SEATTLE Boeing has been awarded a $35 billion contract by The Pentagon to replace the Air Force's fleet of aging mid-air refueling tankers. It's news Boeing has been waiting to hear for a decade.
Boeing was pitting its 767 against Airbus' 330 for the deal for 179 jets.
The actual airplane will be built in Everett, Wash., with tanker modifications refueling boom and other military modifications made in Wichita, Kan with support from several other states.
Without the 767 tanker, the assembly line in Everett could have slowly closed down over the next three or five years. Airlines are largely switching over to the new 787. The tanker keeps this line open for decades to come.
Washington's Congressional delegation is happy and relieved.
We are finally at a place where we know that the Air Force is going to be having their tankers built by American workers at a time when our economy needs it. It's good for today, but it's also good for our national security far into the future, said Sen. Patty Murray, D-Wash.
I am so excited that we finally won this after three go-arounds, said Rep. Norn Dicks. It's just the most important victory for Boeing, for the workers of our state.
For years, the delegation fought to make The Pentagon pay attention to just how much more it would cost to fly and maintain the larger Airbus 330.
In 2008, the Pentagon picked the Airbus jet, only to have that decision overturned.
The economic implications for Puget Sound are far-reaching.
The supply chain that is over 100,000 people in Puget Sound will continue to build the parts and services that go along with those defense contracts, said Sen. Maria Cantwell, D-Wash.
Had Boeing lost, the next political battle would have been to ramp up the issue of subsidies billions of dollars in European government payments that got the A330 into the air.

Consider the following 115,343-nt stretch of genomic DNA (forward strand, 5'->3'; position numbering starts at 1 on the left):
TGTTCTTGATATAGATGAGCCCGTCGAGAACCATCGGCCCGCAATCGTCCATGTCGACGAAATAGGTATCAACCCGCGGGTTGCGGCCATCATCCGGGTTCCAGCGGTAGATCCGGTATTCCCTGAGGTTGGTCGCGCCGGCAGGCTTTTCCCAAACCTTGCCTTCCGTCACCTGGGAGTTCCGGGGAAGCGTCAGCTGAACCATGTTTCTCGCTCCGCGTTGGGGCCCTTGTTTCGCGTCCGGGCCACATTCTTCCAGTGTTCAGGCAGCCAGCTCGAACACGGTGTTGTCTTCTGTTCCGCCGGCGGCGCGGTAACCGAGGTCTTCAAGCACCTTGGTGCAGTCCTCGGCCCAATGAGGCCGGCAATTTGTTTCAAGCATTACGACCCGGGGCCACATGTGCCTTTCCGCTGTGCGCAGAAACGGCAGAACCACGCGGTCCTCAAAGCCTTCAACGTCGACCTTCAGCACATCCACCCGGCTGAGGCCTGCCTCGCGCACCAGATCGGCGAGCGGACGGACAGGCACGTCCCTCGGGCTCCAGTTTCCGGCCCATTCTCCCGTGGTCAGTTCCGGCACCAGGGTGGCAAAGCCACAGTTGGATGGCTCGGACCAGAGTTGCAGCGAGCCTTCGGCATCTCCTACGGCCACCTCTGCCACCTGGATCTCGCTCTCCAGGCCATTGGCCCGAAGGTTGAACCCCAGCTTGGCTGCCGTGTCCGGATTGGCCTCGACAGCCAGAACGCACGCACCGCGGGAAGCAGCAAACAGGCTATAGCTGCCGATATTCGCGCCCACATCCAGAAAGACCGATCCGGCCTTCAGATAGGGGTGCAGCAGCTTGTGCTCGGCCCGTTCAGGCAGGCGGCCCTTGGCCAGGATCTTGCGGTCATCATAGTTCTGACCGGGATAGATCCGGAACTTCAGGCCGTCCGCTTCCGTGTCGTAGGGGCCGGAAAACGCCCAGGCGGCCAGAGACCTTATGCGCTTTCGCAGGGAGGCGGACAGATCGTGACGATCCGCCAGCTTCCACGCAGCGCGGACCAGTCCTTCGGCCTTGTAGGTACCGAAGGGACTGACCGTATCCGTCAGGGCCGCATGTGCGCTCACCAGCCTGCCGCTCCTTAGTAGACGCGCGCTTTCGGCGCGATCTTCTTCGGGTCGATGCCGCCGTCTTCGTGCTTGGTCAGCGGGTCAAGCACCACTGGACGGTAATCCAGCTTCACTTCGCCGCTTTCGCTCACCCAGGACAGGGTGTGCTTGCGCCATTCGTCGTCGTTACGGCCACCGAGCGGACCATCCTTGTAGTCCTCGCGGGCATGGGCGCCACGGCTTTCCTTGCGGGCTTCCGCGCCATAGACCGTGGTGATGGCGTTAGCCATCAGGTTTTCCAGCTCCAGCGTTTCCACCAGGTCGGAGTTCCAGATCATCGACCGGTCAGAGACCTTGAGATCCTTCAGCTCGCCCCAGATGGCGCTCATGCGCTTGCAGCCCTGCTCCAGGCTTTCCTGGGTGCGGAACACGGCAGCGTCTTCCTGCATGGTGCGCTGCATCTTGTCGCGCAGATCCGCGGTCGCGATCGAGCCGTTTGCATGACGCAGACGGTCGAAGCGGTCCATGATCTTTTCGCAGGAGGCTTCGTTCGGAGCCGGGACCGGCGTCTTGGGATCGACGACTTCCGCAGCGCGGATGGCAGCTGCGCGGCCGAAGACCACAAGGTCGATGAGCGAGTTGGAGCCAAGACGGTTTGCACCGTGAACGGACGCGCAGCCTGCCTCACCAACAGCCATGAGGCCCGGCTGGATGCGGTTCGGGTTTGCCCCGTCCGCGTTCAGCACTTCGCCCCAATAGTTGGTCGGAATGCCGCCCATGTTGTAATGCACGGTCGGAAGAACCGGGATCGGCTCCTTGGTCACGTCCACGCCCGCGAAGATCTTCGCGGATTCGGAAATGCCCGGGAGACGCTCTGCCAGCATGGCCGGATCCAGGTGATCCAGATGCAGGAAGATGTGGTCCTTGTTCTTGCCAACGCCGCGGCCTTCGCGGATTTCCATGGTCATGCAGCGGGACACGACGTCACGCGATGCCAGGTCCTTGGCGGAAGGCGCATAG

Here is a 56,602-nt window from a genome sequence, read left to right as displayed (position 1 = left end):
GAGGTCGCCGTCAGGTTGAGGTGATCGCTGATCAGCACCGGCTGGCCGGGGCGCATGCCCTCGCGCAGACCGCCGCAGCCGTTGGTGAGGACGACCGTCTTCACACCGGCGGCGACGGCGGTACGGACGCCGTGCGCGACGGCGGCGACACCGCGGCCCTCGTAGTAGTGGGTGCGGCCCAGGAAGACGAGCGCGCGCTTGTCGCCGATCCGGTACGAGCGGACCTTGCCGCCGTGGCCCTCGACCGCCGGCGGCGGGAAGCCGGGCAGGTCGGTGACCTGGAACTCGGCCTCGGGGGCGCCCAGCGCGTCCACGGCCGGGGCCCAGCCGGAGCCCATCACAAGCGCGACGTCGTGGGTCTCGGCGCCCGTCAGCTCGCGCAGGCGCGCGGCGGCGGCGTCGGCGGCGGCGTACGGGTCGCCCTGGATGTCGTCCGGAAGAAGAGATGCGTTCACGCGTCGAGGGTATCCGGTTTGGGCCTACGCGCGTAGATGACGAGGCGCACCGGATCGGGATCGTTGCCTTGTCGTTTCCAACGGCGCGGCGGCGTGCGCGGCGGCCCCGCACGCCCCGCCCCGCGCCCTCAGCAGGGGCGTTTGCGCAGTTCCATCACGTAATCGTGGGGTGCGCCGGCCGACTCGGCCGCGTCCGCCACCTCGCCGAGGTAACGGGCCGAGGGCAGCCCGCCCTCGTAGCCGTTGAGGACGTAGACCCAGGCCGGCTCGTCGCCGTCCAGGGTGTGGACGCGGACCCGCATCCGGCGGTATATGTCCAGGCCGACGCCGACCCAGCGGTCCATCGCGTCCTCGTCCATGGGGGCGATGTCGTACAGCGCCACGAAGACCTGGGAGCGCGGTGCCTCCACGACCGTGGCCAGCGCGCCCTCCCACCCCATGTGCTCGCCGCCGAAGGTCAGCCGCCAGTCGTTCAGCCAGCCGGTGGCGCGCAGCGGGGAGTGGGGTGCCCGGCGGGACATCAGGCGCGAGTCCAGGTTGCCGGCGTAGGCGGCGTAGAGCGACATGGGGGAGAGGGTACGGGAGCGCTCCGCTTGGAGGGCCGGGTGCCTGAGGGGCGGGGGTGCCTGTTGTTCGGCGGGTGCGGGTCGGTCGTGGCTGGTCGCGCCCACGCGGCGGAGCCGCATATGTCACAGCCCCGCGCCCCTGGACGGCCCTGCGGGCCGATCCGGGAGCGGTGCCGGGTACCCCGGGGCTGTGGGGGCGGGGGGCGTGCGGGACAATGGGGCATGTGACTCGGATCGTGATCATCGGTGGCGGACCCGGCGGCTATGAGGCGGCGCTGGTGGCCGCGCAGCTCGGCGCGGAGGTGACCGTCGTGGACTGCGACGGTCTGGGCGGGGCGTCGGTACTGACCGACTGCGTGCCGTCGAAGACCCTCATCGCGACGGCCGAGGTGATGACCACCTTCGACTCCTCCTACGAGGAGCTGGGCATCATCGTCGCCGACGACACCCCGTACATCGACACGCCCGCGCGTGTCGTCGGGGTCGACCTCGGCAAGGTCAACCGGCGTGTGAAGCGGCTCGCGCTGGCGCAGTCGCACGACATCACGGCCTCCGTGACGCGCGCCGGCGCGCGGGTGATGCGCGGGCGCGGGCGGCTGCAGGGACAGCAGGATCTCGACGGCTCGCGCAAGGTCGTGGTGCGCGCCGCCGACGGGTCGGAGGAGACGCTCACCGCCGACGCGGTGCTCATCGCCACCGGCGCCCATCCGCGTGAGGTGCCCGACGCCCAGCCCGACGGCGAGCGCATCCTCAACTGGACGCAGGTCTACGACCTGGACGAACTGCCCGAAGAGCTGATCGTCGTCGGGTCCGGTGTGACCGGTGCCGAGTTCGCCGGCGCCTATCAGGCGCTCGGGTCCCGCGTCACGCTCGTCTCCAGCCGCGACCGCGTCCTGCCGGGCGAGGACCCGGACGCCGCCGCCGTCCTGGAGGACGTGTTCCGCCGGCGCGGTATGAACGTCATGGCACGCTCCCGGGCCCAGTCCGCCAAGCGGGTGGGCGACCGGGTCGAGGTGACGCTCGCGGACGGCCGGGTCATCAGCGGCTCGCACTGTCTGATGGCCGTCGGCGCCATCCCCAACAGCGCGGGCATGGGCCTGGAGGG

Subsidized or not, Boeing still beat the Airbus jet on price.
This is a generational victory for what Boeing means and for what we do here in the state of Washington, said Rep. Jay Inslee, D-Wash.
The $35 billion could amount to a mere first installment on a $100 billion deal if the Air Force pushes ahead and buys more tankers.
It's not clear yet whether Airbus will protest the decision.
Through the years, the Air Force's efforts to award the contract have been undone by Pentagon bungling and the criminal conviction of a top Defense Department official.
In 2008, the Government Accountability Office upheld Boeing's protest of the tanker contract to Northrop and EADS, saying it found a number of significant errors in the Air Force's decision, including its failure to fairly judge the relative merits of each proposal.
The Air Force reopened the bidding in 2010 only to be embarrassed again as it mistakenly gave Boeing and EADS sensitive information that contained each other's confidential bids.
The thorough and transparent selection process was marked by continual dialogue with offerors to ensure the Air Force had a clear understanding of their proposals and the companies clearly understood the service's analysis of their offers, said Michael Donley, Secretary of the Air Force.